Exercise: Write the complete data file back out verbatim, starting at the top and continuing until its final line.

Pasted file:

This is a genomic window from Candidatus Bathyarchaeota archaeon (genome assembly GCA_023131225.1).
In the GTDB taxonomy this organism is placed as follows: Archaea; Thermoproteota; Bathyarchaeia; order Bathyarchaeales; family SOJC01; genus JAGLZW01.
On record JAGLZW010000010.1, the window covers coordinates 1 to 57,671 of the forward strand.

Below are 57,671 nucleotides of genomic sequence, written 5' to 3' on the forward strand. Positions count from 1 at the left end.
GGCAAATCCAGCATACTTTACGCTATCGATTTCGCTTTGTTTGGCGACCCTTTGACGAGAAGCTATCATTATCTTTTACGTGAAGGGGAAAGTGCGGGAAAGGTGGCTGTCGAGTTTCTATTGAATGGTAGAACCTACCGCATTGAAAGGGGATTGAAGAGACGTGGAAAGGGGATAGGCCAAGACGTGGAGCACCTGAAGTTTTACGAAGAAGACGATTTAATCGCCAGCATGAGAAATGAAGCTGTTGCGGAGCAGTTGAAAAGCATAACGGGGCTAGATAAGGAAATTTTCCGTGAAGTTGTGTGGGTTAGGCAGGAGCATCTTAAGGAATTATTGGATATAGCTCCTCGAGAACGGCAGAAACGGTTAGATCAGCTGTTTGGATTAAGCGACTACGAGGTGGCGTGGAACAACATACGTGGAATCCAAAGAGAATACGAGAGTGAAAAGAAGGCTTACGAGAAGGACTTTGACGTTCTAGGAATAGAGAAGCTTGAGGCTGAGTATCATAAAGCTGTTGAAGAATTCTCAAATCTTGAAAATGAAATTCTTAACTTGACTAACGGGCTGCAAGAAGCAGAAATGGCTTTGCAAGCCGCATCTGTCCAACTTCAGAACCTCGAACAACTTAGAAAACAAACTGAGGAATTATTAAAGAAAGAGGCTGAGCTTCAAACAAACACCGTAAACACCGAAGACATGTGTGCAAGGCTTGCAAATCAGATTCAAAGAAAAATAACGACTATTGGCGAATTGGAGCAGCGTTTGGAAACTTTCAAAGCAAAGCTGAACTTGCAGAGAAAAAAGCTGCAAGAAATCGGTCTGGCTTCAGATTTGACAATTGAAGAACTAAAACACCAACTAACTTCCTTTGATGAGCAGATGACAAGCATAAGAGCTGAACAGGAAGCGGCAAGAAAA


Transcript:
This is a genomic window from Candidatus Bathyarchaeota archaeon (genome assembly GCA_023131225.1).
In the GTDB taxonomy this organism is placed as follows: Archaea; Thermoproteota; Bathyarchaeia; order Bathyarchaeales; family SOJC01; genus JAGLZW01.
On record JAGLZW010000010.1, the window covers coordinates 1 to 57,671 of the forward strand.

Below are 57,671 nucleotides of genomic sequence, written 5' to 3' on the forward strand. Positions count from 1 at the left end.
GGCAAATCCAGCATACTTTACGCTATCGATTTCGCTTTGTTTGGCGACCCTTTGACGAGAAGCTATCATTATCTTTTACGTGAAGGGGAAAGTGCGGGAAAGGTGGCTGTCGAGTTTCTATTGAATGGTAGAACCTACCGCATTGAAAGGGGATTGAAGAGACGTGGAAAGGGGATAGGCCAAGACGTGGAGCACCTGAAGTTTTACGAAGAAGACGATTTAATCGCCAGCATGAGAAATGAAGCTGTTGCGGAGCAGTTGAAAAGCATAACGGGGCTAGATAAGGAAATTTTCCGTGAAGTTGTGTGGGTTAGGCAGGAGCATCTTAAGGAATTATTGGATATAGCTCCTCGAGAACGGCAGAAACGGTTAGATCAGCTGTTTGGATTAAGCGACTACGAGGTGGCGTGGAACAACATACGTGGAATCCAAAGAGAATACGAGAGTGAAAAGAAGGCTTACGAGAAGGACTTTGACGTTCTAGGAATAGAGAAGCTTGAGGCTGAGTATCATAAAGCTGTTGAAGAATTCTCAAATCTTGAAAATGAAATTCTTAACTTGACTAACGGGCTGCAAGAAGCAGAAATGGCTTTGCAAGCCGCATCTGTCCAACTTCAGAACCTCGAACAACTTAGAAAACAAACTGAGGAATTATTAAAGAAAGAGGCTGAGCTTCAAACAAACACCGTAAACACCGAAGACATGTGTGCAAGGCTTGCAAATCAGATTCAAAGAAAAATAACGACTATTGGCGAATTGGAGCAGCGTTTGGAAACTTTCAAAGCAAAGCTGAACTTGCAGAGAAAAAAGCTGCAAGAAATCGGTCTGGCTTCAGATTTGACAATTGAAGAACTAAAACACCAACTAACTTCCTTTGATGAGCAGATGACAAGCATAAGAGCTGAACAGGAAGCGGCAAGAAAA